Maintaining happy, healthy personal relationships with friends and family is another way to keep your energy high. If you are happy and fulfilled in your personal life you’ll have more energy and optimism to bring to the workplace. An interviewer will be alert to the subtle non-verbal signals you send that indicate how satisfied you are with your life in general. Employers know when an employee is unfulfilled in their personal life there is a high probability it will negatively impact their job performance.

Now let’s look at energy boosting strategies you can use on the day of an interview.

Breathe! Well that sounds easy enough. You’re breathing right now, right? But it’s not enough just to breathe. You need to breathe in a certain way. Deep slow breaths relax and at the same time, energize your body. Notice how your breathing changes the next time you’re stressed. Your breathing becomes both shallower and more rapid. Shallow, rapid breathing places a greater demand on the muscles responsible for breathing. It actually burns up more energy. So, if your breathing is shallow and rapid during an interview, you’ll have less energy to focus on the interview.

Get a good night’s sleep the night before an interview. Plan on going to bed a little earlier than usual. Don’t schedule a special event or a big night out with friends the night before an interview. Instead, go to bed with a something to read (but not a page turner), something warm to drink (preferably non-alcoholic) or invoke any other ritual that you know will help you relax and fall asleep quickly.  

Wake up early. This is especially important if your interview is in the early part of the day. Don’t get off to a bad start by oversleeping and then feeling rushed. If you’re a very sound sleeper you might even ask someone to give you a wake-up call. Waking up to music rather than an alarm can also help you start your day on the right note.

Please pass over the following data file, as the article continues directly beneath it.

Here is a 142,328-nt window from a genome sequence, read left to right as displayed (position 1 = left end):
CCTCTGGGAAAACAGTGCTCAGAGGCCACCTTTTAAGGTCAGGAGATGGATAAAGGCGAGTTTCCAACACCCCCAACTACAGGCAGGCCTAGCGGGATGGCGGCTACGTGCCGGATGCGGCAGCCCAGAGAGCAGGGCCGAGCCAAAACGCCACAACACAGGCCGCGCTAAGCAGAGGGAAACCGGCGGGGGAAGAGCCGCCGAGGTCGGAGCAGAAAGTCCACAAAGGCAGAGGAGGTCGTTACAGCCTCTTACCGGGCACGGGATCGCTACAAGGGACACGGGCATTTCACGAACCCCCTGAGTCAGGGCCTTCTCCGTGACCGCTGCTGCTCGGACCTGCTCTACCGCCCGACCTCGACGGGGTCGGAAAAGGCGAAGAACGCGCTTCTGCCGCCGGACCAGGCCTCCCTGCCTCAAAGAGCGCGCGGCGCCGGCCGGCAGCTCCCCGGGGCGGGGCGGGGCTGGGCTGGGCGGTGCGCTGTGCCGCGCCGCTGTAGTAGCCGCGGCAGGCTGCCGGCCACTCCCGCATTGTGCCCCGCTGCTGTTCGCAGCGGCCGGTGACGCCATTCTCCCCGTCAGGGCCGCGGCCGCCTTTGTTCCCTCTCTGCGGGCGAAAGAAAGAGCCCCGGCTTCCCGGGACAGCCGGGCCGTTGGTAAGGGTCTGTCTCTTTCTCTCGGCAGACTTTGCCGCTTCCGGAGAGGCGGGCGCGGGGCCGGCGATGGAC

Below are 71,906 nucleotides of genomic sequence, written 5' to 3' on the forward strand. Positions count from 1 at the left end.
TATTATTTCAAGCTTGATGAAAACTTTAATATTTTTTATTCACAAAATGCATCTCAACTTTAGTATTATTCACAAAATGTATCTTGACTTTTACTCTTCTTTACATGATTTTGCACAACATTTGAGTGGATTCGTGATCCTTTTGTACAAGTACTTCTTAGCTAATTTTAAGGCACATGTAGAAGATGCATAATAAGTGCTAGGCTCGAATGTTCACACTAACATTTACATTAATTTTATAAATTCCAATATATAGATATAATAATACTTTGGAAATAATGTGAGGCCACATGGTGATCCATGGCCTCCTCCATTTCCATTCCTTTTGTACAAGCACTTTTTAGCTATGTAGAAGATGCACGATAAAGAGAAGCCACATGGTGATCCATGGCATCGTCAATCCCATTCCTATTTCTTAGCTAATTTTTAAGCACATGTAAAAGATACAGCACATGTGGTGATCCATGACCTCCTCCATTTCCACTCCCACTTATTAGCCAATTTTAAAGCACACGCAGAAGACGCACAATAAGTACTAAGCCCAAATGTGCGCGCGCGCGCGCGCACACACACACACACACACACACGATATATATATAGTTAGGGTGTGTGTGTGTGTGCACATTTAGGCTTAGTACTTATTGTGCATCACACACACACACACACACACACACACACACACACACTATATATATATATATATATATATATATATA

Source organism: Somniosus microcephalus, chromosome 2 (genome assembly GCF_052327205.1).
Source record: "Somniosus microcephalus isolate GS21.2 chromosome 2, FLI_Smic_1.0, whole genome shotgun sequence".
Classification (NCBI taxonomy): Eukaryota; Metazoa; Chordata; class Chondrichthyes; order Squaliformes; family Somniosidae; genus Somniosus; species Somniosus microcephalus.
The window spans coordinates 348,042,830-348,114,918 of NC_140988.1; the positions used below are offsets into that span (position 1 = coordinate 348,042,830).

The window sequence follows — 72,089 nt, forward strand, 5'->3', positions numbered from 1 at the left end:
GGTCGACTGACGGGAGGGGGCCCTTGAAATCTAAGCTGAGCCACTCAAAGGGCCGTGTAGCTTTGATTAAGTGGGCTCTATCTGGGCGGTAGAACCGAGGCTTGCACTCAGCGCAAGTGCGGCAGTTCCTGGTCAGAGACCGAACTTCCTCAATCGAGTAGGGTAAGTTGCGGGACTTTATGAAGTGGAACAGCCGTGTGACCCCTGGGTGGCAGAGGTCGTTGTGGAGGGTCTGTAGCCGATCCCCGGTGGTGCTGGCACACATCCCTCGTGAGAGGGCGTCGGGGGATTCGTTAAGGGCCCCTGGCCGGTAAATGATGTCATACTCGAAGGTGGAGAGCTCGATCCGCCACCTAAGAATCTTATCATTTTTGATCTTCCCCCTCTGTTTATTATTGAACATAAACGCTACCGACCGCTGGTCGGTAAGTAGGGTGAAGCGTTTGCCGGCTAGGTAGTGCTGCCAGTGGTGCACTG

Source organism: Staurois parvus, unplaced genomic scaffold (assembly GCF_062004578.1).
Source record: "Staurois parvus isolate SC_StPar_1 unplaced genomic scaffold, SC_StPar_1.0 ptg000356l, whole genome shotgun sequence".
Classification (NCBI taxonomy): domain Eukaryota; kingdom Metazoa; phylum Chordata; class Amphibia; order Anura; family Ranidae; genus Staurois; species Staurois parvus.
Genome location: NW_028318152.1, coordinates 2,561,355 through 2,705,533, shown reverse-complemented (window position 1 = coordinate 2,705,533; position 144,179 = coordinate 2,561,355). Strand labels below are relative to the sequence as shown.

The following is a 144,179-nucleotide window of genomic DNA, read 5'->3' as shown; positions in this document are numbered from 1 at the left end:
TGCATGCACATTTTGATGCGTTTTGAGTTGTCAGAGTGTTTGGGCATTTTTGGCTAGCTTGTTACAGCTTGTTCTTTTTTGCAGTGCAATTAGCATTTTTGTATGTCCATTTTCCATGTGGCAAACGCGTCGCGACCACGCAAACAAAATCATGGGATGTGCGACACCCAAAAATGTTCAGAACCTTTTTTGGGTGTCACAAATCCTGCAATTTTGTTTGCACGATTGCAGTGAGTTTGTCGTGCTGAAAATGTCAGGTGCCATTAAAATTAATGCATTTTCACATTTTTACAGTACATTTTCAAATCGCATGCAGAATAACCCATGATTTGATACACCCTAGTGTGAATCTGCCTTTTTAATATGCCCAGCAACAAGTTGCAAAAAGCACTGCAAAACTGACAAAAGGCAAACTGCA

Start your day with a good breakfast. Even if you usually get going without breakfast, do yourself a favor and take the time to eat breakfast on the day of an interview. Choose something nutritious but light. Remember, junk in junk out. Not only will you have more energy, you’ll eliminate the need to snack on the run which could be disastrous if you’re unlucky enough to spill food on your interview clothes.

It’s natural to have some pre-interview jitters. You can minimize nerves by making time for some light exercise in the morning before an interview. If you still feel tense just before your interview do some simple stretches to help you relax and get energized.

If you do only one thing for yourself on the day of an interview, organize your day so you can avoid feeling rushed. If you are worried about being late, your focus will be scattered and your energy will be tense rather than calm.

Beware of taking in too much caffeine before an interview. Everyone has a slightly different tolerance to caffeine but whatever your tolerance level, be careful not to exceed it. Too much coffee or high caffeine soda can quickly change your energy from calm to tense. 

You can often calm your nerves just by focusing your attention outside of yourself. So, during an interview, direct your attention to the interviewer. This is easy to do when you practice active listening. Active listening is a special kind of listening in which you:

§  Focus all of your attention on the interviewer

§  Non-verbally signal your acknowledgement and involvement,  for example, by nodding your head or leaning slightly forward

§  Observe the interviewer’s body language cue

Next week  Interview Etiquette points will be reviewed.